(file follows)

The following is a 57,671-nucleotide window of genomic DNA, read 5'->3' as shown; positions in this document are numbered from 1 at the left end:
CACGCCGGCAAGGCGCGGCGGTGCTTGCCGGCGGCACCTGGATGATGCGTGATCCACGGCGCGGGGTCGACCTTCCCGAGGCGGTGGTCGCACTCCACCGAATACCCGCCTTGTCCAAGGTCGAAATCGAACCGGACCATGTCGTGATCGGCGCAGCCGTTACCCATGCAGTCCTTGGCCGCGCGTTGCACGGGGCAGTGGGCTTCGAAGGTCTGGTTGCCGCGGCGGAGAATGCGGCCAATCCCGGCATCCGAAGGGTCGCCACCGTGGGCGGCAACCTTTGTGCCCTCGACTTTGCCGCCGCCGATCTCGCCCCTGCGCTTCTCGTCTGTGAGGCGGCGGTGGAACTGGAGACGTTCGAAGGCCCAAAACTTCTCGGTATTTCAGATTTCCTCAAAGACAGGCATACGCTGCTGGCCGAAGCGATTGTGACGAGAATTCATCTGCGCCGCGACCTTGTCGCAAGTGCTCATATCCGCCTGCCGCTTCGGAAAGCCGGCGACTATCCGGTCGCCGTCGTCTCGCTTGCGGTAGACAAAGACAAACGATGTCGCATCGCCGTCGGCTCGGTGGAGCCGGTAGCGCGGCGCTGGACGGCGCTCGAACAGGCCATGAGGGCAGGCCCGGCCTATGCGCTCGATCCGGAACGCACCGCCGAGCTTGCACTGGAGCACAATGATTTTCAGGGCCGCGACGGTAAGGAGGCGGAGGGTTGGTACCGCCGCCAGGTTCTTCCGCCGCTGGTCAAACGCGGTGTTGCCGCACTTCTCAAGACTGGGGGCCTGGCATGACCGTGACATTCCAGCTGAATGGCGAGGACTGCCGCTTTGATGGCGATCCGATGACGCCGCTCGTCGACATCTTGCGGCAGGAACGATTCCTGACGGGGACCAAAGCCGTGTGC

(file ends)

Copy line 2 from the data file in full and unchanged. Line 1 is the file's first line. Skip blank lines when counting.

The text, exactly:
CACGCCGGCAAGGCGCGGCGGTGCTTGCCGGCGGCACCTGGATGATGCGTGATCCACGGCGCGGGGTCGACCTTCCCGAGGCGGTGGTCGCACTCCACCGAATACCCGCCTTGTCCAAGGTCGAAATCGAACCGGACCATGTCGTGATCGGCGCAGCCGTTACCCATGCAGTCCTTGGCCGCGCGTTGCACGGGGCAGTGGGCTTCGAAGGTCTGGTTGCCGCGGCGGAGAATGCGGCCAATCCCGGCATCCGAAGGGTCGCCACCGTGGGCGGCAACCTTTGTGCCCTCGACTTTGCCGCCGCCGATCTCGCCCCTGCGCTTCTCGTCTGTGAGGCGGCGGTGGAACTGGAGACGTTCGAAGGCCCAAAACTTCTCGGTATTTCAGATTTCCTCAAAGACAGGCATACGCTGCTGGCCGAAGCGATTGTGACGAGAATTCATCTGCGCCGCGACCTTGTCGCAAGTGCTCATATCCGCCTGCCGCTTCGGAAAGCCGGCGACTATCCGGTCGCCGTCGTCTCGCTTGCGGTAGACAAAGACAAACGATGTCGCATCGCCGTCGGCTCGGTGGAGCCGGTAGCGCGGCGCTGGACGGCGCTCGAACAGGCCATGAGGGCAGGCCCGGCCTATGCGCTCGATCCGGAACGCACCGCCGAGCTTGCACTGGAGCACAATGATTTTCAGGGCCGCGACGGTAAGGAGGCGGAGGGTTGGTACCGCCGCCAGGTTCTTCCGCCGCTGGTCAAACGCGGTGTTGCCGCACTTCTCAAGACTGGGGGCCTGGCATGACCGTGACATTCCAGCTGAATGGCGAGGACTGCCGCTTTGATGGCGATCCGATGACGCCGCTCGTCGACATCTTGCGGCAGGAACGATTCCTGACGGGGACCAAAGCCGTGTGC